Headlines: June 13, 2024

· The Pulse
  • Edmonton Transit Service has had one of the strongest post-pandemic ridership recoveries in Canada, with ridership increasing 130% since spring 2021, the City says. Ridership reached 5.3 million in May 2024, compared to 2.3 million in April 2021, which administration attributed to the launch of the Valley Line Southeast LRT, investments in the bus network, and population growth. ETS plans to increase fares in February 2025 due to low revenues, and data presented to a council committee in May showed LRT ridership is only 70-75% of pre-pandemic levels.
  • The City of Edmonton has awarded a design-build contract for part of the Capital Line South LRT extension project to Design-Build Ltd., which is a member of Ledcor Group of Companies, with AECOM as a design partner. The partners will create a detailed design for Phase 1 of the project from Century Park to north of Ellerslie Road, which includes a 4.5-kilometer high-floor LRT line extension along 111 Street, an underpass, two bridges, and two stations. Major construction along 111 Street is expected to begin in 2025. Council voted June 12 to borrow $585 million for the extension, up from the $343 million originally budgeted.
  • The We Belong in Jasper Place initiative is asking the community to help shape its future direction. The current phase of the initiative, which involved leveraging municipal funding for 11 community-building projects in the Jasper Place neighbourhood, will conclude by May 2025. Administrators for the initiative, which is supported by the Stony Plain Road Business Association, propose two scenarios: organizing another round of grant funding or creating a community-led organization to guide revitalization in Jasper Place. Anyone who spends time in Jasper Place can provide their feedback through a survey.
  • EndPovertyEdmonton announced on June 6 that it will wind down its current operations by the end of 2024. The announcement comes after city council voted in December 2023 to stop funding the organization after 2026. It says it will transition its projects over the next six months, and plans to put its remaining funds toward an "open community call to get involved in reimagining a collective response" to ending poverty.
  • Edmonton's and Calgary's revitalization efforts were discussed at a June 12 commercial real estate industry breakfast run by NAIOP. Calgary Downtown Association executive director Mark Garner spoke about office-to-residential conversions in his city that have drawn significant attention across North America, saying the concept "is working, but it's still not where it needs to be." Cory Wosnack, principal and managing director at Avison Young, which recently acquired the Phipps-McKinnon building for the purpose of a partial residential conversion, said Edmonton's market can learn from the "partnership approach" developed by the private sector and the City of Calgary.
  • Foote Field at the University of Alberta south campus will host the Edmonton Athletics Invitational on June 13, a one-day stop of the World Athletics Silver Continental Tour. The multi-use sports facility will welcome over 200 track and field athletes from 15 countries. It is expected to draw more than 2,000 spectators. Among the competitors will be Edmonton's Marco Arop, the reigning 800-metre world champion, and Sherwood Park's Amanda Rummery, one of the best women para-runners in Canada.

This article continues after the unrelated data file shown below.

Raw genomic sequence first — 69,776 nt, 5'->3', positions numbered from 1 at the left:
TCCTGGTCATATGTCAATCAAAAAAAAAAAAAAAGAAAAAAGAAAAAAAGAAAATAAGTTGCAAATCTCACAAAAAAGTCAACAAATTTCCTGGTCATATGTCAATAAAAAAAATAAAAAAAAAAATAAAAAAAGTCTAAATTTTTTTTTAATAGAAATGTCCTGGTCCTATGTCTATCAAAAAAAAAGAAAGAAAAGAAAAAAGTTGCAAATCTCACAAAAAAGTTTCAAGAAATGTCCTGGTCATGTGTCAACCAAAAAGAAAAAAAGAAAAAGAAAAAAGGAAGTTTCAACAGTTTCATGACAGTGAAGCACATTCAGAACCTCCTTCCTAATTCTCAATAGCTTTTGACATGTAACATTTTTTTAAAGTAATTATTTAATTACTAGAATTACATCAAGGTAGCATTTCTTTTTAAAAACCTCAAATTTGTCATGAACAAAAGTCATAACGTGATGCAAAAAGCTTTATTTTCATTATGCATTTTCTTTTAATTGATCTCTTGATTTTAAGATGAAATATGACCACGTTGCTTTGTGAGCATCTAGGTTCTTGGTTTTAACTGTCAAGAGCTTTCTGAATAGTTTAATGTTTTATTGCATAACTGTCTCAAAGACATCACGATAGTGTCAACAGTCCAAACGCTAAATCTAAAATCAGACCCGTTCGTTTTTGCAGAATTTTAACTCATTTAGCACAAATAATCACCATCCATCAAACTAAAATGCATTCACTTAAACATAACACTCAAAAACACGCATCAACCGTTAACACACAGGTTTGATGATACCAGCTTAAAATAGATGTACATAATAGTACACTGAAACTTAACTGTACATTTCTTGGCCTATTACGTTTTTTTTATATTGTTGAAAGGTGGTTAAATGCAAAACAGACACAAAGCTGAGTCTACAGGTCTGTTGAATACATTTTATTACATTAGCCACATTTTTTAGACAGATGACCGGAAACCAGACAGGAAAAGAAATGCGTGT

• The Canadian Country Music Association will be hosting the 2024 CCMA Awards at Rogers Place on Sept. 14. It will be the event's first time in Edmonton in 10 years, and its eighth time in the city. Organizers unveiled the first round of performers, including Dasha, Jade Eagleson, Brett Kissel, and The Reklaws.
  • Some local farmers told CTV News a cool, wet spring has created a good start to the growing season around Edmonton. Meanwhile, low temperatures in B.C. have hurt the stone fruit market, and Edmonton-area growers are seeing renewed interest in buying from local farms and self-sufficiency.
  • CBC's This is Edmonton podcast spoke to dancer Danni Okemaw about her powwow dancing journey as Indigenous dancers across the Prairies prepare for the powwow trail this summer.
  • Alberta Capital Airshed data manager Kevin McCullum appeared on CBC News to talk about air quality in Edmonton this year.
  • Sports writer Robert Tychkowski is optimistic the Edmonton Oilers will come back from their 2-0 deficit against the Florida Panthers. The team is accustomed to adversity, Tychkowski wrote, rising from 31st place in the NHL to the playoffs standings and surviving back-to-back elimination games against the Vancouver Canucks. "There's definitely a certain confidence that comes from knowing we've been in difficult situations and succeeded," said team captain Connor McDavid.
  • Edmonton Oilers defenceman Darnell Nurse sustained an undisclosed injury during Game 2 of the Stanley Cup finals against the Florida Panthers, and he didn't practice on June 12. The injury stems from a hit by Panthers forward Evan Rodrigues at 8:16 in the first period. Head coach Kris Knoblauch said he expects Nurse to play in Game 3 on June 13.
  • Residents of Newmarket, Ontario, the hometown of Edmonton Oilers captain Connor McDavid, reflected proudly on the hockey star's success. "I hope everybody in Canada is cheering for the Canadian team, but certainly here in Newmarket, there's no question," said Mayor John Taylor.
  • Starting June 20, the Alberta government is significantly increasing fines for failing to take measures that prevent the spread of zebra and quagga mussels into the province. Fines for failing to stop a trailered boat at an open inspection station will increase from $324 to $4,200, and the fine for not removing a bilge plug when transporting a watercraft on a roadway will increase from $180 to $600.